Tag Archives: unemployment insurance

Do You Know How to Meet Your Work-Search Requirements While Receiving Unemployment Benefits?

People who receive unemployment insurance benefits must meet ongoing requirements while receiving benefits. One of those requirements is to make at least two work-search contacts each week, but not everyone understands how to meet this requirement.

Here are a few tips that will help you to meet the requirements and avoid having your claim for benefits denied.

The Top 10 Things You Need to Know

1. Actively look for work

Almost everyone collecting unemployment insurance benefits is required to actively look for work each week.

In very few cases, some people may not be required to look for work if they are scheduled to return to full-time employment soon, and they are considered to be job attached. Never assume you are job attached or are not required to look for work. If you think these situations may apply to you, please call a claim specialist at (208) 332-8942.

Unless you have specifically been told that you do not have to actively look for work, you are required to look for a full-time job. In fact, you are required to make two valid work search contacts each week you file a claim for unemployment benefits.

You MUST comply with the work-search requirements you agreed to when you completed your online application. These requirements can be viewed, and verified, online at our Claimant Portal. Log in to your account at labor.idaho.gov/claimantportal, and then go to Manage Claims to view this information.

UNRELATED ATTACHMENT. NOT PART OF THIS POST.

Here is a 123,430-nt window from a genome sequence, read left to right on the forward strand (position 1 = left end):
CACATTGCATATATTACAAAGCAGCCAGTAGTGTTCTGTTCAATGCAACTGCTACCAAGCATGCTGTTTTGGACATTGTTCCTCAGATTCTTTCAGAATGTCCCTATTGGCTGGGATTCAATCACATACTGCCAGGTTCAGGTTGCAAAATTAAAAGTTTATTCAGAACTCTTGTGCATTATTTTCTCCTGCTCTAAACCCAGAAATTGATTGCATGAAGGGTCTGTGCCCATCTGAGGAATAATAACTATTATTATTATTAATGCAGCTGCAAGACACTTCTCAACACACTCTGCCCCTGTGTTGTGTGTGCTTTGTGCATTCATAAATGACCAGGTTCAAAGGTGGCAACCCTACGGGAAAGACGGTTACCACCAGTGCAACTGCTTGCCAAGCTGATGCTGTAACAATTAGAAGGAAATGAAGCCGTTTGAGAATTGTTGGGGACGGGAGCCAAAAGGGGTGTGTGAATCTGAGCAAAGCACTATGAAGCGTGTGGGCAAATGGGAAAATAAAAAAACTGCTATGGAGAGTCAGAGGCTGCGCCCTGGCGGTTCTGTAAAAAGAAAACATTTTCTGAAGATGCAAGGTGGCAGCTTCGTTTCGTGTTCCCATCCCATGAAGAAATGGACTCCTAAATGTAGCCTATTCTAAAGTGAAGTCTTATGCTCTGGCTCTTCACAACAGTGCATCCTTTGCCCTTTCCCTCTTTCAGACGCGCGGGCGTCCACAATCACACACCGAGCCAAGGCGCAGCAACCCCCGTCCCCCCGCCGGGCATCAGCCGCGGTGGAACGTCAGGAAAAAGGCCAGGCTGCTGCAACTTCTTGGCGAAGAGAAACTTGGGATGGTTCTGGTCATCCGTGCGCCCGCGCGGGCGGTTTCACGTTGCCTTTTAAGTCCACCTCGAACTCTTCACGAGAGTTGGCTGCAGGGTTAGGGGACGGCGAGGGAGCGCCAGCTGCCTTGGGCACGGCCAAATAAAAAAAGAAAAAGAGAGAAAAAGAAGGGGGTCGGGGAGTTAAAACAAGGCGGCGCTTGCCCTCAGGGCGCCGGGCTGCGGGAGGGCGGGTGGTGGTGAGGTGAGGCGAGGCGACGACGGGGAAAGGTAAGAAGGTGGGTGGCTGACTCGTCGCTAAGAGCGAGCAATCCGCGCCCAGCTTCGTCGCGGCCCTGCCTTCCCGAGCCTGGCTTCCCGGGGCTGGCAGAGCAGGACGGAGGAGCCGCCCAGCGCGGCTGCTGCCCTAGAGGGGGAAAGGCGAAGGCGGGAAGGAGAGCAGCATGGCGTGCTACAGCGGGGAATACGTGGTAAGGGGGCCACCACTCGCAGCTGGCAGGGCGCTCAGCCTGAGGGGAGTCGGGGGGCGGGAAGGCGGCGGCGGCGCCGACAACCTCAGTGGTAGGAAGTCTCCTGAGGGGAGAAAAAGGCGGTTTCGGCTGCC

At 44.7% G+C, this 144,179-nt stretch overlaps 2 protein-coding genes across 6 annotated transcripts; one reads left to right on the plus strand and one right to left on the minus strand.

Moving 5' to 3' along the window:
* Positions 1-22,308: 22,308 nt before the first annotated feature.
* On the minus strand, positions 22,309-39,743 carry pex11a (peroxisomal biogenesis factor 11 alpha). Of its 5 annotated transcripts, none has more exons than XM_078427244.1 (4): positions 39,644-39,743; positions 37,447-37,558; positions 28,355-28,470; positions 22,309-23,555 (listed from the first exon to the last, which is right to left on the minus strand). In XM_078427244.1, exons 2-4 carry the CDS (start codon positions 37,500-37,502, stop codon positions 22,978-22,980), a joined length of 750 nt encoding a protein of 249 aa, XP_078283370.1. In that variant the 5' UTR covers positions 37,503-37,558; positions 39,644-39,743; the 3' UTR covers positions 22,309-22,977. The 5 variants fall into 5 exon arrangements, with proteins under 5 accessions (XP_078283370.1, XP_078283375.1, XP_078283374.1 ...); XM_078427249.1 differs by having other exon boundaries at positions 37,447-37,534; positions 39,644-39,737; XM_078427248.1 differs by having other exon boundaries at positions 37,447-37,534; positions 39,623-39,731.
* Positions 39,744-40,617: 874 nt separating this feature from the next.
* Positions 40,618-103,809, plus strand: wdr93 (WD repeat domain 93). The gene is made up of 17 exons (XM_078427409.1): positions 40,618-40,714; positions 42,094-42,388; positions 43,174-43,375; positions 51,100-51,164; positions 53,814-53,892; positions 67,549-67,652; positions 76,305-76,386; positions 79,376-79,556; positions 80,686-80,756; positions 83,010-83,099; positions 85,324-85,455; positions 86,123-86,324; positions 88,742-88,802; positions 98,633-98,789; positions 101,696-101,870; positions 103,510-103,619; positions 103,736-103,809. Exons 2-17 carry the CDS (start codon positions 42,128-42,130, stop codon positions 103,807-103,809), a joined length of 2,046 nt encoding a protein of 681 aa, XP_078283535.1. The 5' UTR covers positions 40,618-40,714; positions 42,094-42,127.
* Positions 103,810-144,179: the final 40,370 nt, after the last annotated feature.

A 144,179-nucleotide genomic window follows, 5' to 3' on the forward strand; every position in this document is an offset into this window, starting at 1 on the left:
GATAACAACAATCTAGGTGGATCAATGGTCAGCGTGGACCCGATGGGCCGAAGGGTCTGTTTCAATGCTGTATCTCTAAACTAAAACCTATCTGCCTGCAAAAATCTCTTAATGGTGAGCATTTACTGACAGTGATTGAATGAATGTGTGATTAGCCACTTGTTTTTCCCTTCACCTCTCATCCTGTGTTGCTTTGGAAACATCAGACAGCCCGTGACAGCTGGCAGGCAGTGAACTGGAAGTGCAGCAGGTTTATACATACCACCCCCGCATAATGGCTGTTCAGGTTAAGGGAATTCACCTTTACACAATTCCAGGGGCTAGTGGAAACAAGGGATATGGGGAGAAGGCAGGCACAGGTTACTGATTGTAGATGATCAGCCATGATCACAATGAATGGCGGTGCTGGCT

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Ten Tips to Avoid Unemployment Insurance Fraud

Protect yourself from unemployment insurance fraud and make sure your benefits arrive on time by following these tips.

  1. File your own initial claim and weekly certifications. Never let anyone else submit your application or weekly certifications on your behalf and never share your password.
  2. Report all former employers. When you apply, report every former employer and why you left, regardless of how long you were employed.
  3. Report all gross wages. Report all wages before tax and deductions each week. Include cash, check, barter and part-time or temporary work including work you do for family and friends.
  4. Register for work at idahoworks.gov. Search for jobs, create resumes and receive job alerts by email—all free.
  5. Actively look for work. Make at least two work-search contacts per week or benefits may be denied.
  6. Be able, available and willing to work. Avoid penalties and charges. Report if you are not able, available or willing to accept work for the entire week claimed.
  7. Keep your address current. Keep your address current and read your mail. You’ll receive several letters outlining what you need to do. If you ignore these letters you could lose your benefits.